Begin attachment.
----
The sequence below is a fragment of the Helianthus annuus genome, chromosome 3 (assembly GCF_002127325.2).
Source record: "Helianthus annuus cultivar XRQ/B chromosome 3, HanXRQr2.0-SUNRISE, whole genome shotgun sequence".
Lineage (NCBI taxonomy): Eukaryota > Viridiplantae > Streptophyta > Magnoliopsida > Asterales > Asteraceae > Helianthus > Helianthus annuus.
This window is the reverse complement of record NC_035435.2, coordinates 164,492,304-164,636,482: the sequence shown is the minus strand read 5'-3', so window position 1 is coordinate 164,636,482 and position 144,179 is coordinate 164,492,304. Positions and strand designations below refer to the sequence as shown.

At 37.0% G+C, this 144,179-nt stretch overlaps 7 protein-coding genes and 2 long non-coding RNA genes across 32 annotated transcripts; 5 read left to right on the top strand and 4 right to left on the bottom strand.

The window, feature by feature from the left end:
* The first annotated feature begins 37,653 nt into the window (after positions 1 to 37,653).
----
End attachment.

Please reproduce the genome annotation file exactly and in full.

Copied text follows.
The sequence below is a fragment of the Helianthus annuus genome, chromosome 3 (assembly GCF_002127325.2).
Source record: "Helianthus annuus cultivar XRQ/B chromosome 3, HanXRQr2.0-SUNRISE, whole genome shotgun sequence".
Lineage (NCBI taxonomy): Eukaryota > Viridiplantae > Streptophyta > Magnoliopsida > Asterales > Asteraceae > Helianthus > Helianthus annuus.
This window is the reverse complement of record NC_035435.2, coordinates 164,492,304-164,636,482: the sequence shown is the minus strand read 5'-3', so window position 1 is coordinate 164,636,482 and position 144,179 is coordinate 164,492,304. Positions and strand designations below refer to the sequence as shown.

At 37.0% G+C, this 144,179-nt stretch overlaps 7 protein-coding genes and 2 long non-coding RNA genes across 32 annotated transcripts; 5 read left to right on the top strand and 4 right to left on the bottom strand.

The window, feature by feature from the left end:
* The first annotated feature begins 37,653 nt into the window (after positions 1 to 37,653).